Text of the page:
Recruitment & HR

A leading Manchester tech business has pledged not to break its salary structure in pursuit of new staff.

Manchester-based software development and data analytics expert Naimuri employ 115 staff and was acquired in 2020 by Qinetiq for £25m with a plan for growth.

Ian Makin is the co-founder and head of secure software and will be speaking at an exclusive BusinessCloud / pro-manchester event on July 5th entitled ‘Raising the bar of the modern workplace’.

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He said: “The market is insane. We’re seeing a lot of counter offers but we don’t get involved in an auction. If a candidate is chasing an additional 10% at the offer stage then they’re probably not the right person for us.

“We put our own people first and won’t break the wage structure for a new recruit. We want to pay competitive, but fair packages.

“Our existing staff are brilliant and we’re not going to overpay someone who we’ve only spoken to for an hour or two on a video call. We’re simply not going to recruit at all costs.”

Makin will be joined by Lucy Sunner, head of culture at Autocab; Wayne Bennett, director of Fairmont Recruitment; Laura Herbert, head of people at Apadmi; Will Lewis, director of OBI; and Sarah Lloyd-Foster, talent acquisition manager at Travel Counsellors at next week’s event.

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He said Naimuri have resisted making panic appointments in the pursuit of growing their workforce.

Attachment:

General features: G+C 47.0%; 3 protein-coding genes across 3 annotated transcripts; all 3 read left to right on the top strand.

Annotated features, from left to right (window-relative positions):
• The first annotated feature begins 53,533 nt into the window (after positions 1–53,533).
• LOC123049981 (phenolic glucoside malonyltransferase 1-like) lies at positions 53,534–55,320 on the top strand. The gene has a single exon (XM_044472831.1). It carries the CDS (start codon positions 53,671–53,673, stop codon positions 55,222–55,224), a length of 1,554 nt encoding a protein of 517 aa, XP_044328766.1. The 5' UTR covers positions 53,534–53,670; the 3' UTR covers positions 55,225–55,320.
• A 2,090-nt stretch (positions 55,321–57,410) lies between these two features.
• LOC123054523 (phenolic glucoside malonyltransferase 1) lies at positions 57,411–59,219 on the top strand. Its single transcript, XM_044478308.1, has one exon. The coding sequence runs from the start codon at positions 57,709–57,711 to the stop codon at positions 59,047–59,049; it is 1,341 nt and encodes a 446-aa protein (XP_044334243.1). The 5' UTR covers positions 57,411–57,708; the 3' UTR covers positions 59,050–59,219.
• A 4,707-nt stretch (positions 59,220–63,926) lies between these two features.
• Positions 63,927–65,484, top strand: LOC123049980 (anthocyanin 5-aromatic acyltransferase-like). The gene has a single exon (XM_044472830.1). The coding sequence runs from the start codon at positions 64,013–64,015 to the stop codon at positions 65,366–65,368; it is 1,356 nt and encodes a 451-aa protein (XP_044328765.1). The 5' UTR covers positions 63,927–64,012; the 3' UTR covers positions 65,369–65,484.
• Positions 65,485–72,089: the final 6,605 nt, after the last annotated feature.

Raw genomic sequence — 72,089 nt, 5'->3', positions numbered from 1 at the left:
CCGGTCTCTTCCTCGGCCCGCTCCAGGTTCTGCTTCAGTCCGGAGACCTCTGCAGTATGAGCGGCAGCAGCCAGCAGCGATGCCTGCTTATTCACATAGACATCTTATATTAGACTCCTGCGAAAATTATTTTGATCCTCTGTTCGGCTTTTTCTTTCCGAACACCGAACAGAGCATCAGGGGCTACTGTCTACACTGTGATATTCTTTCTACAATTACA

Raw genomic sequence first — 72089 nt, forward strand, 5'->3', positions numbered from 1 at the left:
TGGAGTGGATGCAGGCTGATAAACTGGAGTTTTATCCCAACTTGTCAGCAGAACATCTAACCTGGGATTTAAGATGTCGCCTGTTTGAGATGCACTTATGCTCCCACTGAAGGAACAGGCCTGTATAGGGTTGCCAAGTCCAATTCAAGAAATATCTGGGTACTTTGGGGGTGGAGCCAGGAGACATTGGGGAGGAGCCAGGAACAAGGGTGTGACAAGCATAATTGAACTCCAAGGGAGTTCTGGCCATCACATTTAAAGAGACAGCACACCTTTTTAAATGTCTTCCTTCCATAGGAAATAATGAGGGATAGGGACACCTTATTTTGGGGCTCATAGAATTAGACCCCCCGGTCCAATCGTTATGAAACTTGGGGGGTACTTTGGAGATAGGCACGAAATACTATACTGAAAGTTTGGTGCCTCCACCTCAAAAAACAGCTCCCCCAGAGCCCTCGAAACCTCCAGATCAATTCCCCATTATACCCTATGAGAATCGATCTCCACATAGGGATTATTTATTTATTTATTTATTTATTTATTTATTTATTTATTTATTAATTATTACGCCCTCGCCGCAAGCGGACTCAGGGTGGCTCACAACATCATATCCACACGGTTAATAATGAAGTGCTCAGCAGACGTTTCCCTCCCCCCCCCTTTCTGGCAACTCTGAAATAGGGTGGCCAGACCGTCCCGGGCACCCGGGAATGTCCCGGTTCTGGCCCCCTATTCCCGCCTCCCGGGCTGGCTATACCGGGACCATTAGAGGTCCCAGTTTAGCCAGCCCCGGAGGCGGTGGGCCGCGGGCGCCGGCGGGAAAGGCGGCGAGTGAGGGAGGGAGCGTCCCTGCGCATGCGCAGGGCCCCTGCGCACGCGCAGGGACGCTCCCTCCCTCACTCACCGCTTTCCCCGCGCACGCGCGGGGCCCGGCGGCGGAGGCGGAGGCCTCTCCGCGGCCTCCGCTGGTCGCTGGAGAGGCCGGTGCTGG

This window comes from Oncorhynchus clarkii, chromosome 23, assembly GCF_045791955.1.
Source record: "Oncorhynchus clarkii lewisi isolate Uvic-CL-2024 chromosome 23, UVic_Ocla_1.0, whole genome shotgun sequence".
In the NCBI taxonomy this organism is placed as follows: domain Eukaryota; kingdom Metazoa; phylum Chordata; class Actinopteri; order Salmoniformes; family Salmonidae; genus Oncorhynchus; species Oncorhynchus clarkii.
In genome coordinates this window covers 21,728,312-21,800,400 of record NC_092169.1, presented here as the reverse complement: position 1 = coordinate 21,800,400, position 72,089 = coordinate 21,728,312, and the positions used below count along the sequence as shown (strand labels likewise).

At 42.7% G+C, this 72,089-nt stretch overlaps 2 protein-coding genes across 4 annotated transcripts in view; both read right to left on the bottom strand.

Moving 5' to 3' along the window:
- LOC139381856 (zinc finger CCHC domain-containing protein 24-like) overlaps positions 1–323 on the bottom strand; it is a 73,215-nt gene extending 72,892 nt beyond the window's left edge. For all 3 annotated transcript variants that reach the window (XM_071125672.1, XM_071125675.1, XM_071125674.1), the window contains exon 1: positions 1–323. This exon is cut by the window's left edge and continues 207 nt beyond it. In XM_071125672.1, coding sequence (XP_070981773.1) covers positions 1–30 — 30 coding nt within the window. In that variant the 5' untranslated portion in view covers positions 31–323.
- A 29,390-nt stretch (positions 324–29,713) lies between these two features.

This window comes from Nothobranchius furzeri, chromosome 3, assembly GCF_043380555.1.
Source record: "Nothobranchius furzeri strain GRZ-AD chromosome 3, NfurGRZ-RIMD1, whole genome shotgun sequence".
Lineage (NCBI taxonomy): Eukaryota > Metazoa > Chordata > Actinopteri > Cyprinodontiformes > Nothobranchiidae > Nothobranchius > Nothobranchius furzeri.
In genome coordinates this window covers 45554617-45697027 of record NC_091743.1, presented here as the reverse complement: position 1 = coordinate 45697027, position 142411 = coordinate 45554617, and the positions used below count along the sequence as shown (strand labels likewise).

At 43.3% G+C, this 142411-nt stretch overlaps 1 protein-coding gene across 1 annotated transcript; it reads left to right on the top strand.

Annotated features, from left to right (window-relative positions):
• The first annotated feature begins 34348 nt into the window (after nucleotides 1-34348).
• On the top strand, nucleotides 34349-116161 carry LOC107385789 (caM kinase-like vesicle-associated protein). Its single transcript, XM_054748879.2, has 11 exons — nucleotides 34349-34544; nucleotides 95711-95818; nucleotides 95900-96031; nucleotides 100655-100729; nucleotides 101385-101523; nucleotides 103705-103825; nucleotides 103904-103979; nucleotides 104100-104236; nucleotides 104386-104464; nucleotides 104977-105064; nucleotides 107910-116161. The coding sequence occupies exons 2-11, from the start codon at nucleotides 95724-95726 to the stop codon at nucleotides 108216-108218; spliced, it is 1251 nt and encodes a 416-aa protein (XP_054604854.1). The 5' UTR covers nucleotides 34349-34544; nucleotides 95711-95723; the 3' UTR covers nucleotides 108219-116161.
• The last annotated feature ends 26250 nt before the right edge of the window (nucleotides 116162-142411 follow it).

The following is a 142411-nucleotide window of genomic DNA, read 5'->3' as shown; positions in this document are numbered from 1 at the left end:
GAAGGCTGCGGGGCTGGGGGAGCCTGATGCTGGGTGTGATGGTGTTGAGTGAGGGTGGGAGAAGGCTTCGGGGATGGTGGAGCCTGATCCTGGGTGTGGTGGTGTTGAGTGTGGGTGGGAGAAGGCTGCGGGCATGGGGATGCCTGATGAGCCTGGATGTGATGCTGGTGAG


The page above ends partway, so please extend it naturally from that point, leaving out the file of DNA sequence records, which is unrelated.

“We think the slow and steady route for growth is right for us,” explained Makin. “We want to add four, five or six people a month.

“There’s a lot of competition for candidates. We want to compete on all the other things like flexibility, culture and benefits.

“There’s still a lot of talent out there but we’re just finding it a bit longer to recruit. You seem to have to peddle twice as hard to get the same result.

“You are seeing a lot of counter offers. Companies don’t want to lose good staff. The mentality is you have to retain.”

Makin said there were signs that the recruitment frenzy was beginning to slow.

“There are some big tech companies in America like Tesla and Netflix halting recruitment and the ripple effect is being felt further afield.

“Are the current packages sustainable? If salaries are going up then sales figures have to go up accordingly. You have to consider all this is against a backdrop of the higher cost of living. Recruitment can’t continue on its current trajectory.

“People don’t want to make the wrong decision. We invite people into the office to see the culture. A lot of the interviews may have taken place virtually so it’s important they get to know us and we get to know them.

“Covid has changed the world. It’s not just about the location where people work, it’s about the hours too. They might want to work part time four days a week.

“Some candidates buy into what we do and the culture, but some might chase more money.”

Makin will be speaking at the business breakfast on July 5th at Trowers & Hamlins, in Manchester.

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